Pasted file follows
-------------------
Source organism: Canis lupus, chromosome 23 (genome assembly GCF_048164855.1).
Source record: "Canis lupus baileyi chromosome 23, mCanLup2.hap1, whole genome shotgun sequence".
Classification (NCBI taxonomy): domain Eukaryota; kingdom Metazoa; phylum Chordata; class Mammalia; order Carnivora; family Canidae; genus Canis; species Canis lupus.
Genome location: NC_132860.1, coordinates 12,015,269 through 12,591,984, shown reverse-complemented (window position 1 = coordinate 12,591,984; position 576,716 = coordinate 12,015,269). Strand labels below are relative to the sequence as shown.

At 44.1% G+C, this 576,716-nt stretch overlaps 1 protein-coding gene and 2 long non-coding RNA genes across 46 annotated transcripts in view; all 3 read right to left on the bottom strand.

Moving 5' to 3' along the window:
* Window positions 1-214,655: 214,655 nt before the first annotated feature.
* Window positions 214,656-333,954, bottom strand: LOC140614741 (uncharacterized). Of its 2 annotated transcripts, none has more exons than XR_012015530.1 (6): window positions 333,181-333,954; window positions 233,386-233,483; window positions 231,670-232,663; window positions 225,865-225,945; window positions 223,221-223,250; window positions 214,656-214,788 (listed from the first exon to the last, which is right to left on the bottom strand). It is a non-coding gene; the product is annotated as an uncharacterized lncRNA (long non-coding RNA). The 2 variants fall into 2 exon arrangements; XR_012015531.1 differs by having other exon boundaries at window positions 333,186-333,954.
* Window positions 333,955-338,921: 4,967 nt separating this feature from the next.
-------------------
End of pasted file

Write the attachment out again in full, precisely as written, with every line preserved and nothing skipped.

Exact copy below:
Source organism: Canis lupus, chromosome 23 (genome assembly GCF_048164855.1).
Source record: "Canis lupus baileyi chromosome 23, mCanLup2.hap1, whole genome shotgun sequence".
Classification (NCBI taxonomy): domain Eukaryota; kingdom Metazoa; phylum Chordata; class Mammalia; order Carnivora; family Canidae; genus Canis; species Canis lupus.
Genome location: NC_132860.1, coordinates 12,015,269 through 12,591,984, shown reverse-complemented (window position 1 = coordinate 12,591,984; position 576,716 = coordinate 12,015,269). Strand labels below are relative to the sequence as shown.

At 44.1% G+C, this 576,716-nt stretch overlaps 1 protein-coding gene and 2 long non-coding RNA genes across 46 annotated transcripts in view; all 3 read right to left on the bottom strand.

Moving 5' to 3' along the window:
* Window positions 1-214,655: 214,655 nt before the first annotated feature.
* Window positions 214,656-333,954, bottom strand: LOC140614741 (uncharacterized). Of its 2 annotated transcripts, none has more exons than XR_012015530.1 (6): window positions 333,181-333,954; window positions 233,386-233,483; window positions 231,670-232,663; window positions 225,865-225,945; window positions 223,221-223,250; window positions 214,656-214,788 (listed from the first exon to the last, which is right to left on the bottom strand). It is a non-coding gene; the product is annotated as an uncharacterized lncRNA (long non-coding RNA). The 2 variants fall into 2 exon arrangements; XR_012015531.1 differs by having other exon boundaries at window positions 333,186-333,954.
* Window positions 333,955-338,921: 4,967 nt separating this feature from the next.